The International Association of Geophysical Contractors published the following article on its website:
“The US House Natural Resources Committee approved a bill by a 19-14 vote on Nov. 8 that would reform federal onshore and offshore energy resource management policies. H.R. 4239, which Majority Whip Steve Scalise (R-La.) and three cosponsors introduced on Nov. 3, now heads to the House floor for further consideration.
The latest action largely followed party lines. Rep. Garrett Graves (R-La.) broke ranks and voted against the bill, which raises the federal offshore revenue-sharing cap with affected coastal states to $750 million. It does not, however, address a disparity between what coastal and inland states as shares from federal energy production, Graves said.
‘This is about restoring Louisiana’s badly damaged coastal environment,’ Graves said. ‘I think it’s disgusting we’re not addressing this.’
Before calling the vote, Committee Chairman Rob Bishop (R-Utah) said to Graves, ‘Your state has a unique circumstance. I want to work with you on this.’ It was preceded by a markup during which amendments offered by Democrats were rejected while minor changes coming from Republicans were accepted.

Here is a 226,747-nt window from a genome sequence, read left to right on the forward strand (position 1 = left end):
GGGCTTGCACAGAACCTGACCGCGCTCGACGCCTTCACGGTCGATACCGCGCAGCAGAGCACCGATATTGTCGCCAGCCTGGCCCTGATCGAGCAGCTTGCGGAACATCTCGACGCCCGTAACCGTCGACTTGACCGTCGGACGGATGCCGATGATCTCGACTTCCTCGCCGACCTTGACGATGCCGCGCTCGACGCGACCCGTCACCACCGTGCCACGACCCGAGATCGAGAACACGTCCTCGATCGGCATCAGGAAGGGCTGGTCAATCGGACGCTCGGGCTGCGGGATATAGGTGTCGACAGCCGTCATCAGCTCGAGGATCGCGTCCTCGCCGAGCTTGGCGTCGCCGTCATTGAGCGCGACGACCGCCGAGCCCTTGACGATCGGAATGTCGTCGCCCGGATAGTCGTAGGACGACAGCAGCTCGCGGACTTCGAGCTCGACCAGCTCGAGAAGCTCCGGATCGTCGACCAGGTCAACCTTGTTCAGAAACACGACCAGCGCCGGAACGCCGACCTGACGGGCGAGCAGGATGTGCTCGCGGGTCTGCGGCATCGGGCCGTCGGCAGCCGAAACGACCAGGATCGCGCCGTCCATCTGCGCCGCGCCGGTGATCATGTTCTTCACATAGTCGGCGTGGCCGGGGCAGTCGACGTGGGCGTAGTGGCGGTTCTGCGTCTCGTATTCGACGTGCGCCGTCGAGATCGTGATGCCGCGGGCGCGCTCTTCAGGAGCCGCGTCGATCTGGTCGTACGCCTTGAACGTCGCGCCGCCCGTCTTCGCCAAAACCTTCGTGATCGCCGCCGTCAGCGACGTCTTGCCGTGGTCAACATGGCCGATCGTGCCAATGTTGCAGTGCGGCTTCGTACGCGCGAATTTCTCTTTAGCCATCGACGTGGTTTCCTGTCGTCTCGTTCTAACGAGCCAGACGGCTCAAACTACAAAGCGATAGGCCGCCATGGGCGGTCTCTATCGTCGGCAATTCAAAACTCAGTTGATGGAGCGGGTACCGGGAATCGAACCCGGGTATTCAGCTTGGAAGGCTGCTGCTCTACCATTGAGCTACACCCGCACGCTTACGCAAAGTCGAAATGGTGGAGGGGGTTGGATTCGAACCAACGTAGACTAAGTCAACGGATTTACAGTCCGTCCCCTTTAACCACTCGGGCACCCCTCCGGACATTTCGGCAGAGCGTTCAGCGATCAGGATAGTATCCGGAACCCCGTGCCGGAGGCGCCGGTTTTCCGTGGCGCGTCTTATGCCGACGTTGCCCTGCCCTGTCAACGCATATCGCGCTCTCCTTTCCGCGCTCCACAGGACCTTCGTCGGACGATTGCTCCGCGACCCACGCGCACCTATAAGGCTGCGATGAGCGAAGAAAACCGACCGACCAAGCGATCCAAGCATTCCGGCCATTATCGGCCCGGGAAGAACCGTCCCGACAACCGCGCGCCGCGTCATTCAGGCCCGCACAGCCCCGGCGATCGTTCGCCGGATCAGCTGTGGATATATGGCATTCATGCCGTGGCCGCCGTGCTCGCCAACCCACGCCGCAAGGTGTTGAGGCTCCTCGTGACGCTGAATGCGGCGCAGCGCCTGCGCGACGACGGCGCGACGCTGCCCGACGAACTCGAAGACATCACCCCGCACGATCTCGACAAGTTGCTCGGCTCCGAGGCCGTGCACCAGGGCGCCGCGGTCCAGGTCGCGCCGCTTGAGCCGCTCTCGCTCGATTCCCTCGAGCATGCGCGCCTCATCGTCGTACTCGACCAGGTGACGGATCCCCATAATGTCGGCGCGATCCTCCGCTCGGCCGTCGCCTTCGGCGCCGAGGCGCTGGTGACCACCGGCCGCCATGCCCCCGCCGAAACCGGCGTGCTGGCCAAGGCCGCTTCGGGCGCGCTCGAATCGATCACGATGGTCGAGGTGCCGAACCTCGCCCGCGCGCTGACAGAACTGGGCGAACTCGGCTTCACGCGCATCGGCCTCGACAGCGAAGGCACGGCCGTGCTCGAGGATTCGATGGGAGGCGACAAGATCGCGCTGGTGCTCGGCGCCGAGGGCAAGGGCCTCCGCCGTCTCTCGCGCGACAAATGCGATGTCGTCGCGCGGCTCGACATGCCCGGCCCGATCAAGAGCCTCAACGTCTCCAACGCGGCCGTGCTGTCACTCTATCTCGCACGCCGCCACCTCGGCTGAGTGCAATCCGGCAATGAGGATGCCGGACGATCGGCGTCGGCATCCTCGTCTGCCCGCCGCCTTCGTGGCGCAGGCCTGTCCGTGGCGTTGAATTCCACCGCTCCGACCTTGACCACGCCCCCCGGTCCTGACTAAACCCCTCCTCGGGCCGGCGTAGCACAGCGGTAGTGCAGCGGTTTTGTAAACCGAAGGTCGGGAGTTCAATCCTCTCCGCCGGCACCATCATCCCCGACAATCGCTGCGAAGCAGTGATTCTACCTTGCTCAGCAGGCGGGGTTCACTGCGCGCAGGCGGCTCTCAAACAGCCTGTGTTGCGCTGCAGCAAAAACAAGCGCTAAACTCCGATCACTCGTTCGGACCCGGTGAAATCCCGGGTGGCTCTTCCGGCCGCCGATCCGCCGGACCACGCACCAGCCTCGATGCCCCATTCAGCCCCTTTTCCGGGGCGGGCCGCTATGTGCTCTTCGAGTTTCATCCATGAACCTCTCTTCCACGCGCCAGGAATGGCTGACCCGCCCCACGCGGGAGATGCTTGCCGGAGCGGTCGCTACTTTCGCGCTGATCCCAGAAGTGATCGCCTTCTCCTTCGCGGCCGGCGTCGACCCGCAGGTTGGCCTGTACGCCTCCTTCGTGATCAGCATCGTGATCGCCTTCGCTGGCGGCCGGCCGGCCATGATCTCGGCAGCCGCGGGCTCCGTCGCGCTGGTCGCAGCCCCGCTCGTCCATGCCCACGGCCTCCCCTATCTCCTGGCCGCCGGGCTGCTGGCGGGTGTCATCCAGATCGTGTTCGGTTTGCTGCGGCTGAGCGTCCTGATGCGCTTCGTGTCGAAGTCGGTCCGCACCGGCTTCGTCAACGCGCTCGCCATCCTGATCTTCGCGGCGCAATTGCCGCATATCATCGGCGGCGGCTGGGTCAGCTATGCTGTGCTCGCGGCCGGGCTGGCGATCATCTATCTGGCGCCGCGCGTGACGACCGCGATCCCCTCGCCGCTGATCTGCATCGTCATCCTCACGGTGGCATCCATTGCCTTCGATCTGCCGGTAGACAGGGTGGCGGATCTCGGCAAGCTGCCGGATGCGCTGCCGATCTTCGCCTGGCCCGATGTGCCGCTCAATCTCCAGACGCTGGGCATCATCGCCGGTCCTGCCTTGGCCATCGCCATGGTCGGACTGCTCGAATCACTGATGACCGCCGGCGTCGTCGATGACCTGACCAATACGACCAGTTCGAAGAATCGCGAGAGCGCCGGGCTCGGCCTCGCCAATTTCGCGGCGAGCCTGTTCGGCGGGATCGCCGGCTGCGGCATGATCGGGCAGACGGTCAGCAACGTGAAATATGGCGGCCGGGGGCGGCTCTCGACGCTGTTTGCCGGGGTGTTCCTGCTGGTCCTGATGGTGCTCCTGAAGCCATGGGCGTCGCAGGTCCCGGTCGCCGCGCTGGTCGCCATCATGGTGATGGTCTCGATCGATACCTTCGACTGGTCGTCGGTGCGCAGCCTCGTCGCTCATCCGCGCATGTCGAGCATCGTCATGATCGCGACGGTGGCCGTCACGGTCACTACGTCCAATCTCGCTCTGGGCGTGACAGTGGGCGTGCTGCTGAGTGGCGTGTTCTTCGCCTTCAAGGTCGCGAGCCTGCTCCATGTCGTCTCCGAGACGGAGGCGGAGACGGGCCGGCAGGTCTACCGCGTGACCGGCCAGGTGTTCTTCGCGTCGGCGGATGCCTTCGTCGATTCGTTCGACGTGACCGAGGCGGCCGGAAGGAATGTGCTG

Oil and gas associations welcomed the committee’s action. National Ocean Industries Association Pres. Randall B. Luthi said several of the bill’s amendments will provide increased clarity to US energy producers, including one offered by Rep. Mike Johnson (R-La.) that would transfer Marine Mammal Protection Act (MMPA) permitting authority from the National Marine Fisheries Service to the US Bureau of Ocean Energy Management.
This will assure that permit application decisions for seismic surveys and other offshore oil and gas activities are done in a timely, objective, and informed manner, Luthi said.
In Houston, the International Association of Geophysical Contractors also cited Johnson’s provision moving incidental take authorizations under the MMPA for offshore oil and gas activities to BOEM.
‘We fully support this practical approach to streamlining processes that ensure critical activities and projects, such as offshore geophysical permitting for energy and mineral exploration, can move forward and enable the US to remain energy secure,’ said Dustin Van Liew, IAGC vice-president of regulatory and government affairs.
Daniel T. Naatz, who is the Independent Petroleum Association of America’s vice-president of government relations and political affairs, said the bill would expand access to federal resources and provide commonsense reforms to create certainty for producers and a fair return to US taxpayers.
‘IPAA has long-advocated for many of the reforms in this bill, which will drive US economic growth and create new jobs,’ he said. ‘Specifically, IPAA is pleased to see the elimination of the ‘one-size-fits-all’ federal regulatory structure by delegating responsibility to states which are willing to opt in.’
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